TALLAHASSEE — Florida lawmakers on Wednesday got one step closer to a statewide ban on texting while driving.
The House Economics Affair committee cleared a bill (HB 13) by a 16-1 vote that would make texting while driving a secondary offense. That means police have to first stop drivers for another offense, such as speeding.
A first violation is a $30 fine, plus court costs. A second or subsequent violation within five years adds three points to the driver's license and a $60 fine. If texting causes a crash, that's six points. Points can lead to increased insurance rates. There are additional penalties for driving while texting in a school zone.
Texting while driving is "equivalent to drinking four beers very quickly and getting behind the wheel of a car," said Rep. Doug Holder, the Venice Republican sponsoring the bill. "We're losing people every single day because they're texting while driving and they're distracted while driving."
The House bill next goes to the floor. A companion bill (SB 52) also is moving toward the full Senate. Efforts to pass a ban have stalled for years in the face of Republican opposition based on concerns about government intrusion into people's lives.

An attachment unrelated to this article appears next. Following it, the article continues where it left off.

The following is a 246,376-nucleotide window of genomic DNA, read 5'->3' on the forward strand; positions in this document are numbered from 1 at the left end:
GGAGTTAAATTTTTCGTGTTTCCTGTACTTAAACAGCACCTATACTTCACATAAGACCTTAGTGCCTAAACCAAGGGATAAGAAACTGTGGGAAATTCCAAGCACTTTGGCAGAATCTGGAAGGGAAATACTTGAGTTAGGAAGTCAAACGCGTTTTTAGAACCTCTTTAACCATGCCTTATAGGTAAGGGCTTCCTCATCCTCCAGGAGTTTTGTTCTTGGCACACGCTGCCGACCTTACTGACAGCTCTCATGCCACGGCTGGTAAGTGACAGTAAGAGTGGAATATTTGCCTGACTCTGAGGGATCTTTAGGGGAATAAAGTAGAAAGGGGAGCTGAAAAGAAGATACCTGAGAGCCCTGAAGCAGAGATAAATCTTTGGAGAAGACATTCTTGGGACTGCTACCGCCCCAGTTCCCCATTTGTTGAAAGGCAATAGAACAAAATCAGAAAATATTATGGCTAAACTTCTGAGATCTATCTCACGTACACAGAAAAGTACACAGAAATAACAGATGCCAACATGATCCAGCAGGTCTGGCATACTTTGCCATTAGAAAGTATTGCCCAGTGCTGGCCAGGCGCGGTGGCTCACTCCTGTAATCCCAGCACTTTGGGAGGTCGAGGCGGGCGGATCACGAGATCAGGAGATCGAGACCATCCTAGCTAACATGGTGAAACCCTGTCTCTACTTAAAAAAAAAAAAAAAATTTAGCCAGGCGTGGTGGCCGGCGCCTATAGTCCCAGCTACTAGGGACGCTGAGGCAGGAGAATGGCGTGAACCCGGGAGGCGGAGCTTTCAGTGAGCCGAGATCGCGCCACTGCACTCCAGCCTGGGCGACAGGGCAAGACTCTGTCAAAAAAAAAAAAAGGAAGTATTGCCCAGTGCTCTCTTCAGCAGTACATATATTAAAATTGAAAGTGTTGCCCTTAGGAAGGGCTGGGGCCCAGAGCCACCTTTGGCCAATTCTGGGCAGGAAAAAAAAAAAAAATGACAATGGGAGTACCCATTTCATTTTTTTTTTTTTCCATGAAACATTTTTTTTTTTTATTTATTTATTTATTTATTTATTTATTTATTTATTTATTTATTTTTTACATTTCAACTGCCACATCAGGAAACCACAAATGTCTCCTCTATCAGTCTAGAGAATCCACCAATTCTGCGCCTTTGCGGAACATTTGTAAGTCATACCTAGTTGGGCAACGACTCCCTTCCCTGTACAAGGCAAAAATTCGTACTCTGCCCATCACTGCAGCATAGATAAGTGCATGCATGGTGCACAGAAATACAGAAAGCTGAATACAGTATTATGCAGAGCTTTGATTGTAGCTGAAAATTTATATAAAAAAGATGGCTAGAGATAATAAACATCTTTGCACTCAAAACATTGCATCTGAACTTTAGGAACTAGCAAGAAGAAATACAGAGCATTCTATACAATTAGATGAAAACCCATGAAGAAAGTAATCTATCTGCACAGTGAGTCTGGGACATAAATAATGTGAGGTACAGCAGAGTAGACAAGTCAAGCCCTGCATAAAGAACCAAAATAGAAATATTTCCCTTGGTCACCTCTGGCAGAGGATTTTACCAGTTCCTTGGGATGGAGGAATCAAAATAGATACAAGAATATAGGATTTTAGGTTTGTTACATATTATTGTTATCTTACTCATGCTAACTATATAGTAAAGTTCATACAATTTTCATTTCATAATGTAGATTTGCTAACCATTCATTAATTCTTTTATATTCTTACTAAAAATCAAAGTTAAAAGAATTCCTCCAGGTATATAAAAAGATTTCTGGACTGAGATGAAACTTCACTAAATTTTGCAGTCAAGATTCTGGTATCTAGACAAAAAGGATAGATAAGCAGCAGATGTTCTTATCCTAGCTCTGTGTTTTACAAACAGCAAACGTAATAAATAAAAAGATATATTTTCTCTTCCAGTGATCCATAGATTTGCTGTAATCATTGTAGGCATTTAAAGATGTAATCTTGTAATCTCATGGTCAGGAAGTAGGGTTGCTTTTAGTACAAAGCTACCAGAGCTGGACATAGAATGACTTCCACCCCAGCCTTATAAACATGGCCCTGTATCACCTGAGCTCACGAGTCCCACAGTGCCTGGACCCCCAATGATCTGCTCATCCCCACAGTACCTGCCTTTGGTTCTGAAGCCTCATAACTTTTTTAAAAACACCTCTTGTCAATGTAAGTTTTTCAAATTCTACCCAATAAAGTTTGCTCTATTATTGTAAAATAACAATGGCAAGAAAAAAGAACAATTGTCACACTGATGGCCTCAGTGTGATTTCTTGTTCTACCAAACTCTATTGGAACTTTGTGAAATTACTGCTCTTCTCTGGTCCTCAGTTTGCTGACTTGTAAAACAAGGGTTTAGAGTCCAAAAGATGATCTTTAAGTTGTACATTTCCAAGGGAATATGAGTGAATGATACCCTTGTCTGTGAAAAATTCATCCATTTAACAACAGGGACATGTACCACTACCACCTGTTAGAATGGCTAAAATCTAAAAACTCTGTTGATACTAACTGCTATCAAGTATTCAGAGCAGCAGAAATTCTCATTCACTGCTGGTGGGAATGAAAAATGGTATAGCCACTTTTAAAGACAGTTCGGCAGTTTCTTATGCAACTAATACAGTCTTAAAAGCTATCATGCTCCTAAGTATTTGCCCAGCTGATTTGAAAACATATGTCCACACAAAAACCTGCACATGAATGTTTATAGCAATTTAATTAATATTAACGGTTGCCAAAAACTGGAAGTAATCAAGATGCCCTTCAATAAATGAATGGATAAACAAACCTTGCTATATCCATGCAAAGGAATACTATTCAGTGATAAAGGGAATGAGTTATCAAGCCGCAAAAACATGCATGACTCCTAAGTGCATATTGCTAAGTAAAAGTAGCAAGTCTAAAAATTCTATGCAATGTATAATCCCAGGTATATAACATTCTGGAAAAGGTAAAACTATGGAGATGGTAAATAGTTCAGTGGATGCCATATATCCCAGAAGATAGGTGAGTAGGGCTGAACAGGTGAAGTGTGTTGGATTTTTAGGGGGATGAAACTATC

The ban includes typing a text or reading a text while driving. It includes tablet computers as well as mobile phones, but excludes using a "talk-to-text" feature. And it allows texting while stopped at a red light.
Committee chair Jimmy Patronis was the only vote against. The Panama City Republican said he continued to have worries that the ban was overly intrusive.
Others on the panel raised related concerns, saying it may be difficult to prove that a driver wasn't texting. The bill allows the use of phone records in defense against a ticket, for instance. But some phone companies' records don't differentiate between manual texting and talk-to-text messaging.
The ban is supported by AT&T, the AARP, AAA, trial lawyers, businesses and state law enforcement groups.
According to a preliminary report from the Florida Department of Highway Safety and Motor Vehicles, there were 256,443 reported crashes in 2012. In 4,841 of those crashes, a driver had been texting or otherwise using an "electronic communication device" while driving.
Drivers who text take their eyes off the road for almost 5 seconds, according to the Federal Motor Carrier Safety Administration, which regulates the trucking industry. At 55 mph, a driver can cross the equivalent of a football field while not looking.
Thirty-nine states and the District of Columbia already have texting-while-driving bans for all drivers.
But a 2010 study by the Highway Loss Data Institute, which looks at insurance claims, said crashes didn't go down in states that banned texting by drivers. In fact, it found that reported collisions went up slightly. The researchers guessed that bans are making a bad situation worse by causing drivers, knowing it's illegal, to move their phones down and out of sight when they text. That takes their eyes even further away from the road.